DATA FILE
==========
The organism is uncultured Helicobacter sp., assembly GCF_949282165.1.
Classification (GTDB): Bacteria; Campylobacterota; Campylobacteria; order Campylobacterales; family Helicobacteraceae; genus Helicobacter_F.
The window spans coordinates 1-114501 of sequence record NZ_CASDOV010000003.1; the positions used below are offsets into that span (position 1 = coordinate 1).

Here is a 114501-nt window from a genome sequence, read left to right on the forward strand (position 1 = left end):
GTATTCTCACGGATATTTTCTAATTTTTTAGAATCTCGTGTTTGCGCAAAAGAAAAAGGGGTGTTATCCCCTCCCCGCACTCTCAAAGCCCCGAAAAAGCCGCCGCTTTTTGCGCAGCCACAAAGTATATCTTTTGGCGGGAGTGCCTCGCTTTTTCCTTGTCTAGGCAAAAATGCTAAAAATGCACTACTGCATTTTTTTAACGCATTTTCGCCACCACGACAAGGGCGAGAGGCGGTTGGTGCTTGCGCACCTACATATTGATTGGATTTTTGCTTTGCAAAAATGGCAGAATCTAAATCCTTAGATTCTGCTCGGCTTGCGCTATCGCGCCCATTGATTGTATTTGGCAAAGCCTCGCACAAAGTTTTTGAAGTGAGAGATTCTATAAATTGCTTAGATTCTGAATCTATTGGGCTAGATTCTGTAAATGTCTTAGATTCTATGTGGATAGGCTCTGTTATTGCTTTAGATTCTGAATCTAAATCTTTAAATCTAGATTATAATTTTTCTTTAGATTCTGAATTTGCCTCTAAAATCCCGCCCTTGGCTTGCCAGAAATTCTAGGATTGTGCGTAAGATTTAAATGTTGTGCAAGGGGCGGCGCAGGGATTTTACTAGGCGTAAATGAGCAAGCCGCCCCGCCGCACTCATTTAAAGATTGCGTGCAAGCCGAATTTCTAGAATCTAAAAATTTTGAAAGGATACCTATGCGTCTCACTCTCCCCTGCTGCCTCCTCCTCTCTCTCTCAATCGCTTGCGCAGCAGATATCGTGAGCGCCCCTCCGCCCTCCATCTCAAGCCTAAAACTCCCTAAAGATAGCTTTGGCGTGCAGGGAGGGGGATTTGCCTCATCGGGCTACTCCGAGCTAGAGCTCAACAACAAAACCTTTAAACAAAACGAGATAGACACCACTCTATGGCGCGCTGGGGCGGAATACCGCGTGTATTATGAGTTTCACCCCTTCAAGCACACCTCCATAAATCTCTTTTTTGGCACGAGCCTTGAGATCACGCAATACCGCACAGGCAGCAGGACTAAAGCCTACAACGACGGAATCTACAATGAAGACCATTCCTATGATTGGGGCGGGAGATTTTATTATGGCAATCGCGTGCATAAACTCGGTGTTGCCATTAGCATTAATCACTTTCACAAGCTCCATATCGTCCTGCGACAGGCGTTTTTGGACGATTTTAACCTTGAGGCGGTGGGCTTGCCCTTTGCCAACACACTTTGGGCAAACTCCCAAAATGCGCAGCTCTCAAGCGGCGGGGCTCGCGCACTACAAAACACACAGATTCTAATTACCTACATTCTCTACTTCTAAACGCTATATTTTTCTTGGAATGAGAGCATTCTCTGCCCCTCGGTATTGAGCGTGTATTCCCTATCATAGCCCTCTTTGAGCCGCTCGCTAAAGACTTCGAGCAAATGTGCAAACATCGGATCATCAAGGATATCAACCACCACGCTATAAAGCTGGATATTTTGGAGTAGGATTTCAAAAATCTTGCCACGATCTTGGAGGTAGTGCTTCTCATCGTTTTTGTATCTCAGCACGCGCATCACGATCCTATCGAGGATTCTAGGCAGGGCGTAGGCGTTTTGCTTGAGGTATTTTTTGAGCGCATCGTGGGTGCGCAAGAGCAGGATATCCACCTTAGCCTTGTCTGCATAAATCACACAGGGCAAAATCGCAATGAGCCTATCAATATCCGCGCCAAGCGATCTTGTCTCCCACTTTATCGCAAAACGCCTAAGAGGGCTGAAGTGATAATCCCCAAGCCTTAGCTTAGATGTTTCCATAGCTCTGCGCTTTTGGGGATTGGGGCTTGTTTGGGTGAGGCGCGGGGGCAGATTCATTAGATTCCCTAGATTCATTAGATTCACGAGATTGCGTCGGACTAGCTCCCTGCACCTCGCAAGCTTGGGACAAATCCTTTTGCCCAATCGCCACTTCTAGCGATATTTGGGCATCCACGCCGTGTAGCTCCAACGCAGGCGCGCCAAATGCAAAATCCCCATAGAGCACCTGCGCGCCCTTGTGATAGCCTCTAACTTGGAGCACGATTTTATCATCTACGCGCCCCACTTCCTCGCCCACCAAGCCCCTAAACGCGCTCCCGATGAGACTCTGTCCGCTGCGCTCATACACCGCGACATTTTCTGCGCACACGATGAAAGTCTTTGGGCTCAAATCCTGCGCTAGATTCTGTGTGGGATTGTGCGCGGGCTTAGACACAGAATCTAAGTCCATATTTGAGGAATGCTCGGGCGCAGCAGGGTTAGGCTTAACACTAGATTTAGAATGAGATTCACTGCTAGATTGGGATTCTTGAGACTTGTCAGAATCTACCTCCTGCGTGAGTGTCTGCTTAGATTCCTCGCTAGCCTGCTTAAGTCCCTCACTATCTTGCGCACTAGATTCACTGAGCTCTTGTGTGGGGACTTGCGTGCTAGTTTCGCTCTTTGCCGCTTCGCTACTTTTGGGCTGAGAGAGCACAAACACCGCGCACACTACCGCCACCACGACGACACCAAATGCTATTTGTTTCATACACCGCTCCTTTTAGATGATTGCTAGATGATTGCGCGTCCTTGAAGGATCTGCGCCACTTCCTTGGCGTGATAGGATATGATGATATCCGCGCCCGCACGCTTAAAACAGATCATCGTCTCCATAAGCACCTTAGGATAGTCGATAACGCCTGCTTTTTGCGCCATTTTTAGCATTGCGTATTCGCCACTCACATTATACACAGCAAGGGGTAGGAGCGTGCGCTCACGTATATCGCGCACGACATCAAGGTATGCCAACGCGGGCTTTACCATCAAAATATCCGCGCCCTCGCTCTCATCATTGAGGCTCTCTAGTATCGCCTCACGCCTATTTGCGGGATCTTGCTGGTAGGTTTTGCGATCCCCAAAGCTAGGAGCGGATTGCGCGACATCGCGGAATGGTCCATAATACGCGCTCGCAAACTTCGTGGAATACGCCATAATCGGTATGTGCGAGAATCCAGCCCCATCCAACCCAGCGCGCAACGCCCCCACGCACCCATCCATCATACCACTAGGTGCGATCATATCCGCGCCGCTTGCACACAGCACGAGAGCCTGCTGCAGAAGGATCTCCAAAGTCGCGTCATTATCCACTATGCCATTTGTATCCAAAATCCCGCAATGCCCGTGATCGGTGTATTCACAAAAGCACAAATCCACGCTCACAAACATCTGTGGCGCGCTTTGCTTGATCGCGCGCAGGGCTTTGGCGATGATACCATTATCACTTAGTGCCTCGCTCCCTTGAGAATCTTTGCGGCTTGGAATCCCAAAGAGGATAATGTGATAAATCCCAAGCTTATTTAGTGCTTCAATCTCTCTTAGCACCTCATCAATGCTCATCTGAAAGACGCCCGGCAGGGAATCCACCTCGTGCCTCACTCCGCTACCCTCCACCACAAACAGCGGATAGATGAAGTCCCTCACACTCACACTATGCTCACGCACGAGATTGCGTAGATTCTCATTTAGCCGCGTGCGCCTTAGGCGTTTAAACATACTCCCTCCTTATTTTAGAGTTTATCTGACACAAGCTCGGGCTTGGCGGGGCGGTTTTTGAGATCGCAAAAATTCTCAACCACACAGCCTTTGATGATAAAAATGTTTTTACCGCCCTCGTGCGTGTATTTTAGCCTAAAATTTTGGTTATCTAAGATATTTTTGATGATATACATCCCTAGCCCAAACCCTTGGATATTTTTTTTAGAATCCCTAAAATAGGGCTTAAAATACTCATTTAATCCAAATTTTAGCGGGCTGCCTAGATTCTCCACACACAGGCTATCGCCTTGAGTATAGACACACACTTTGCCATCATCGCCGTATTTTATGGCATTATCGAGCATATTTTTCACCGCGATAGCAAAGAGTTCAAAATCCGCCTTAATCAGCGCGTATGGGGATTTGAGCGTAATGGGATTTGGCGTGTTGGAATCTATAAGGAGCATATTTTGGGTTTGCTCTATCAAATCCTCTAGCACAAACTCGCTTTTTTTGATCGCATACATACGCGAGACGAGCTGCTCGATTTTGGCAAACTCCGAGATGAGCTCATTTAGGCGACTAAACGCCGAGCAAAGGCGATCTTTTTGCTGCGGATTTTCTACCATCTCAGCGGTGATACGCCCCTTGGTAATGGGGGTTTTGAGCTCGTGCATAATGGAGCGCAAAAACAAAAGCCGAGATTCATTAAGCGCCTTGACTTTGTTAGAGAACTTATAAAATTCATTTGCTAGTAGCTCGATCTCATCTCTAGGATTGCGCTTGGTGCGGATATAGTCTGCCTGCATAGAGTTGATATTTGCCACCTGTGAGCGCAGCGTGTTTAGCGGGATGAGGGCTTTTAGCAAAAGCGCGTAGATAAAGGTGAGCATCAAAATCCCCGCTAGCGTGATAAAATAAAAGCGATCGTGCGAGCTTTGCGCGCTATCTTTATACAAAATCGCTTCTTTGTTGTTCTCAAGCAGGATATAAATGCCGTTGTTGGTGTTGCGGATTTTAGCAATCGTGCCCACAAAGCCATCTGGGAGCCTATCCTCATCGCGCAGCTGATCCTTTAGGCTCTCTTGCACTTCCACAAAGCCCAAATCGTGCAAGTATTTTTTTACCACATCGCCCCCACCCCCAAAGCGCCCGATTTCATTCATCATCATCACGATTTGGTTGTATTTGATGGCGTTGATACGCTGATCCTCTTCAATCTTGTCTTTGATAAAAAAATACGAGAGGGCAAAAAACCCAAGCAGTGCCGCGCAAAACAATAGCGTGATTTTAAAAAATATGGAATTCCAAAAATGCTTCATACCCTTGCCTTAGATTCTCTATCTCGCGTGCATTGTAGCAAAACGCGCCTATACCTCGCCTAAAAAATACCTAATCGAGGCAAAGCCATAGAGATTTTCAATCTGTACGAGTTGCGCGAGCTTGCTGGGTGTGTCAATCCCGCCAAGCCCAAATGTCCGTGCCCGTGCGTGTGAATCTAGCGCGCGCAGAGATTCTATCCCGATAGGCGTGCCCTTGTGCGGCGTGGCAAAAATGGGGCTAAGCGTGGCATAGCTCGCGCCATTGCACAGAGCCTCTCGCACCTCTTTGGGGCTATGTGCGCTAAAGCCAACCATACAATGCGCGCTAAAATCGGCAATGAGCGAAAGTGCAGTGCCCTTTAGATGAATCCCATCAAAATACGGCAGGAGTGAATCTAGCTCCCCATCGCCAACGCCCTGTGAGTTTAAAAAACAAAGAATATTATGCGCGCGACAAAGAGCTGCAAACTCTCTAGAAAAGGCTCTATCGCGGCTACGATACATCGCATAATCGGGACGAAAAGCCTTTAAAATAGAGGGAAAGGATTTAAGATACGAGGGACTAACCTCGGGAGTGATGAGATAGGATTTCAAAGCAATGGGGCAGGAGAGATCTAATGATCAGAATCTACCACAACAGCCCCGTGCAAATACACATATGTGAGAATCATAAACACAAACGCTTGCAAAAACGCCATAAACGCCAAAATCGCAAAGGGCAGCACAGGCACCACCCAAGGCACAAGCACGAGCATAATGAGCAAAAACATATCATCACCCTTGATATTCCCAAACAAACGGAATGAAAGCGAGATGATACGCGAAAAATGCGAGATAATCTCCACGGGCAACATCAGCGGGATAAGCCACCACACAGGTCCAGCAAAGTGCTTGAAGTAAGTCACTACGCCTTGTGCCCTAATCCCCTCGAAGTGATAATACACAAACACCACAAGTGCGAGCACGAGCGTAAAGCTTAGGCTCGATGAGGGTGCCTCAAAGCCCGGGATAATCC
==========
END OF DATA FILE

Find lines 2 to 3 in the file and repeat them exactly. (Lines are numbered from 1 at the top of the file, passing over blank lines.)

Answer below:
Classification (GTDB): Bacteria; Campylobacterota; Campylobacteria; order Campylobacterales; family Helicobacteraceae; genus Helicobacter_F.
The window spans coordinates 1-114501 of sequence record NZ_CASDOV010000003.1; the positions used below are offsets into that span (position 1 = coordinate 1).